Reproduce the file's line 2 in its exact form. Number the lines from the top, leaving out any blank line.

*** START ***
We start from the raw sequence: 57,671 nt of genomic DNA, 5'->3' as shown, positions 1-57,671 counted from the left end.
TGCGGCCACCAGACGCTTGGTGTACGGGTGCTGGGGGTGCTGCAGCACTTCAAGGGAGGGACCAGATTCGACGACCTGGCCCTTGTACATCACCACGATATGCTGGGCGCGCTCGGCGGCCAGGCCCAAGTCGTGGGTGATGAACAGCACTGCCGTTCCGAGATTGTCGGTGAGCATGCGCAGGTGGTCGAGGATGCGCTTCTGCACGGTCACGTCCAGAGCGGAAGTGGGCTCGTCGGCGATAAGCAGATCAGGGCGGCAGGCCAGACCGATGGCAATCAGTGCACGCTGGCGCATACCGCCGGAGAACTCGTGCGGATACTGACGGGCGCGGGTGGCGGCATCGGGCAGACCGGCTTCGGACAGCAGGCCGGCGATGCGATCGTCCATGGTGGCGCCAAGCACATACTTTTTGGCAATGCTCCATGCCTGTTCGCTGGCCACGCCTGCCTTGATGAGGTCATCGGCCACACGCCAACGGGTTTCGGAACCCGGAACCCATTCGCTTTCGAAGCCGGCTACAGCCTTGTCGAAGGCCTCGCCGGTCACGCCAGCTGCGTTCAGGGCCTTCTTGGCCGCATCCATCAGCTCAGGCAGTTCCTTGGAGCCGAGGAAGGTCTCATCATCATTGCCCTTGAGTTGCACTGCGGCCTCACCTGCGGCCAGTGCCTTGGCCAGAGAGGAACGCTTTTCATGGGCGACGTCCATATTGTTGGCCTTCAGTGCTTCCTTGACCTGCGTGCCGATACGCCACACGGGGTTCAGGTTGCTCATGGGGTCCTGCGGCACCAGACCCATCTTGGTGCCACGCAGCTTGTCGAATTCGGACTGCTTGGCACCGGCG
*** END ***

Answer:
TGCGGCCACCAGACGCTTGGTGTACGGGTGCTGGGGGTGCTGCAGCACTTCAAGGGAGGGACCAGATTCGACGACCTGGCCCTTGTACATCACCACGATATGCTGGGCGCGCTCGGCGGCCAGGCCCAAGTCGTGGGTGATGAACAGCACTGCCGTTCCGAGATTGTCGGTGAGCATGCGCAGGTGGTCGAGGATGCGCTTCTGCACGGTCACGTCCAGAGCGGAAGTGGGCTCGTCGGCGATAAGCAGATCAGGGCGGCAGGCCAGACCGATGGCAATCAGTGCACGCTGGCGCATACCGCCGGAGAACTCGTGCGGATACTGACGGGCGCGGGTGGCGGCATCGGGCAGACCGGCTTCGGACAGCAGGCCGGCGATGCGATCGTCCATGGTGGCGCCAAGCACATACTTTTTGGCAATGCTCCATGCCTGTTCGCTGGCCACGCCTGCCTTGATGAGGTCATCGGCCACACGCCAACGGGTTTCGGAACCCGGAACCCATTCGCTTTCGAAGCCGGCTACAGCCTTGTCGAAGGCCTCGCCGGTCACGCCAGCTGCGTTCAGGGCCTTCTTGGCCGCATCCATCAGCTCAGGCAGTTCCTTGGAGCCGAGGAAGGTCTCATCATCATTGCCCTTGAGTTGCACTGCGGCCTCACCTGCGGCCAGTGCCTTGGCCAGAGAGGAACGCTTTTCATGGGCGACGTCCATATTGTTGGCCTTCAGTGCTTCCTTGACCTGCGTGCCGATACGCCACACGGGGTTCAGGTTGCTCATGGGGTCCTGCGGCACCAGACCCATCTTGGTGCCACGCAGCTTGTCGAATTCGGACTGCTTGGCACCGGCG